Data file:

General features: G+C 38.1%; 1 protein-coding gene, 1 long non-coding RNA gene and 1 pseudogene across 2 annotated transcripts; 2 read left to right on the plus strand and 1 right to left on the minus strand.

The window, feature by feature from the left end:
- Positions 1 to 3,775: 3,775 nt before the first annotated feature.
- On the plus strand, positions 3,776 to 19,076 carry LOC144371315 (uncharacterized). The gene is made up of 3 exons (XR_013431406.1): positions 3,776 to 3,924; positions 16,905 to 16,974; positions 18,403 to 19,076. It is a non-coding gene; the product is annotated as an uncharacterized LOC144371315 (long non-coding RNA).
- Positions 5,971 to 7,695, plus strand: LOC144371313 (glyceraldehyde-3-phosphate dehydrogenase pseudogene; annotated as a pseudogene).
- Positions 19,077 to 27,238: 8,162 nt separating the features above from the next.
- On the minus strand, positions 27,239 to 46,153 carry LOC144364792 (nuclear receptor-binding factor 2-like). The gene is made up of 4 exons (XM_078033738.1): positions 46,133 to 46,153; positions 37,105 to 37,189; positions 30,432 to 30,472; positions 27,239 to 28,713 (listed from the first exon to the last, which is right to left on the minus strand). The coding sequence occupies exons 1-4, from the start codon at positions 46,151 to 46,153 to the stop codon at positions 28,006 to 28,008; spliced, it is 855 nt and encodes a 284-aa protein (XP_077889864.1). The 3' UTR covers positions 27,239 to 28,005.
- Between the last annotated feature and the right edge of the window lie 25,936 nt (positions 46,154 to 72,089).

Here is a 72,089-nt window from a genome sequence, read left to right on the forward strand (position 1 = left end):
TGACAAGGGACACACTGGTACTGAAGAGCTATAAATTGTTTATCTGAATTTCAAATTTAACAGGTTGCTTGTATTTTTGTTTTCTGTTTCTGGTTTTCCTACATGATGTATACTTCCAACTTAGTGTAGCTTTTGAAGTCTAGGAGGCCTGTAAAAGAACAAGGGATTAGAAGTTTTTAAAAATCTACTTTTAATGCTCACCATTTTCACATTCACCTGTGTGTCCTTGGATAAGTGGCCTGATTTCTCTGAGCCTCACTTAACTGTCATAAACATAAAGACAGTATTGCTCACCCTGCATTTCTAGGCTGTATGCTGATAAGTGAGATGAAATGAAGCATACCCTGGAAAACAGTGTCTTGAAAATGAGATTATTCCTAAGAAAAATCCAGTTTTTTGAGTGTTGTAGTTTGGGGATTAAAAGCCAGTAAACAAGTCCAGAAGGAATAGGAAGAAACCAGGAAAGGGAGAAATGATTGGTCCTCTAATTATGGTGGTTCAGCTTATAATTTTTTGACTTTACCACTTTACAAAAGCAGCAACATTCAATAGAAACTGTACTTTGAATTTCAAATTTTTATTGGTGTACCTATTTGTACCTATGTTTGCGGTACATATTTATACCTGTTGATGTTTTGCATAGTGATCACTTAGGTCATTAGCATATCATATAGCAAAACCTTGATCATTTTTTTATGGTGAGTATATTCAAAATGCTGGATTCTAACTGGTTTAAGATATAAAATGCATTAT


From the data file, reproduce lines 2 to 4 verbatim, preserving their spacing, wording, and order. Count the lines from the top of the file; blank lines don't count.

The window, feature by feature from the left end:
- Positions 1 to 3,775: 3,775 nt before the first annotated feature.
- On the plus strand, positions 3,776 to 19,076 carry LOC144371315 (uncharacterized). The gene is made up of 3 exons (XR_013431406.1): positions 3,776 to 3,924; positions 16,905 to 16,974; positions 18,403 to 19,076. It is a non-coding gene; the product is annotated as an uncharacterized LOC144371315 (long non-coding RNA).